Eighteen years have elapsed since that conversation. The Saudis waited all this while before they finally opened the subject in February this year with A.K. Antony when he was in Saudi Arabia on a landmark first-visit by an Indian defence minister to the kingdom. A memorandum of understanding on defence cooperation that was agreed in principle between Antony and the Saudi defence minister, Prince Salman bin Abdul Aziz, will lead to unprecedented visits from the kingdom to India’s defence industries and efforts to jointly explore military production between the two sides. Antony was on his way to Saudi Arabia by a special aircraft when an urgent message was transmitted on board that King Abdullah bin Abdul-Aziz al Saud would like to receive him. It was a rare gesture on the part of the monarch towards a minister from a country that is not an ally or a protector of the House of Saud.
The Saudis had done their homework well. Shortly before Antony embarked on his trip to Riyadh, King Abdullah dispatched his long-time intelligence chief, Prince Turki bin Faisal Al Saud, for an assessment of what was realistically possible in strategic relations with India. The request to Antony for a meeting with the King was deliberately conveyed to the defence minister’s aircraft so that there would be an element of surprise for the Indians and the meeting would be genuine. This way, the Indian bureaucracy had no time to whitewash or sugar-coat the high-level interaction. Antony sought to buy time for what was to be his most important, albeit unscheduled, meeting. But King Abdullah put paid to that effort with a suggestion that he would receive Antony immediately upon arrival, with the defence minister driving straight to the royal palace from the airport.
Neither India nor Saudi Arabia have yet revealed that at that meeting, King Abdullah offered to replace the entire supply of oil that India buys from Iran. Antony’s nickname as defence minister could well be ‘Cautious’. So he typically reacted with caution to that offer. It is to the credit of policymakers on Raisina Hill, the seat of power in New Delhi, that India has not yet given any categorical response to the Saudi offer.
Many of the same sceptics who opposed Singh’s visit to Saudi Arabia in 1994 have cautioned members of key cabinet committees that are seized of the offer that King Abdullah is acting on the advice of Israel and the US, both countries seeking to cripple Iran’s oil trade. But in reality, the Saudi offer is a logical corollary to Singh’s meetings in Saudi Arabia as finance minister 18 years ago.
In a theme which the prime minister finessed and expanded during King Abdullah’s visit to India in 2006 and his own visit to Riyadh two years ago, Singh told the Saudis in 1994 that bilateral relations will only improve if both sides had an economic stake in each other. He specifically pointed out that Saudi Arabia is the only significant Gulf state which has no oil, fertilizer or petrochemical investments in India. It was inevitable, given the logic of this argument, that at some point the Saudis would make a grand gesture of the kind they did to Antony. The sanctions on Iran’s oil trade merely provided an opportunity: it was a case of the right thing at the right time for the Saudis.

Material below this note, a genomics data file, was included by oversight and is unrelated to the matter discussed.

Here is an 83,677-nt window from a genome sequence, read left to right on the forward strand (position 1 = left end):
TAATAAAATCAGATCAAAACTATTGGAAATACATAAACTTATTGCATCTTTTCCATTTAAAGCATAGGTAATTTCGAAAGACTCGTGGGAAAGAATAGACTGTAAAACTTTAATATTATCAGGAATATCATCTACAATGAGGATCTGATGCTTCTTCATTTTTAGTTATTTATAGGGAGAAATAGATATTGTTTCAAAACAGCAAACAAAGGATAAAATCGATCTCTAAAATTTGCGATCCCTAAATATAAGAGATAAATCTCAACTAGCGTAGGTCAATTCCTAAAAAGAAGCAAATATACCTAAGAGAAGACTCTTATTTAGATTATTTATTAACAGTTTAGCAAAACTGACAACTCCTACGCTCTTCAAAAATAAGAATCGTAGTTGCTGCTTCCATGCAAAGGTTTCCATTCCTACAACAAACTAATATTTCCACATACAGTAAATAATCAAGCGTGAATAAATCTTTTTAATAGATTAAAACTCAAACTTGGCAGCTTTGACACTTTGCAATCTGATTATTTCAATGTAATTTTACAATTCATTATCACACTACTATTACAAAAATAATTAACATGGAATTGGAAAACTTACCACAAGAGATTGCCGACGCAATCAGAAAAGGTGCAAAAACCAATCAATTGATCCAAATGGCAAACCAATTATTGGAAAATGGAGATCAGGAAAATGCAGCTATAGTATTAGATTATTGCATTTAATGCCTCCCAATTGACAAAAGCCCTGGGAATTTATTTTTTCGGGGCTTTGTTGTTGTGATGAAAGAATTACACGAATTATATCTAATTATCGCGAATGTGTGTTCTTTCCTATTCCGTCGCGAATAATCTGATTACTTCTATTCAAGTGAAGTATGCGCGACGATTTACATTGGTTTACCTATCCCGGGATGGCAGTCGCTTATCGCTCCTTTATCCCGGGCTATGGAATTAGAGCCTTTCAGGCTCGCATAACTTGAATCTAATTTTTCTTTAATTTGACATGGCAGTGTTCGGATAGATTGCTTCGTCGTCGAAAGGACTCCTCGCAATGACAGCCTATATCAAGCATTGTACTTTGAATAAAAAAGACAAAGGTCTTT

The Americans know all this, especially Carlos Pascual, the state department’s coordinator of international energy affairs, who was in New Delhi a few weeks ago for an on-the-spot assessment of India’s energy trade in the current global flux over sanctions on Iran. They are puzzled over India’s intentions, especially in the light of their experience of how India got away with a lot of things on the nuclear deal, which Washington never intended to grant New Delhi.
Armed with the confidence that they now have the Saudis on their side, India is playing the Iran card in the run-up to next week’s bilateral strategic dialogue in Washington to get what it wants from the Obama administration before it slips entirely into election mode. Unfortunately, because sections of the Indian society have little confidence in themselves, an impression is being created that New Delhi is caving in to Washington on sanctions against Iran. Hopefully, next week — being dubbed as “India week” in Washington — will prove that in reality, New Delhi cleverly played the Saudis, the Iranians and the Americans against one another to extract the maximum from all of them.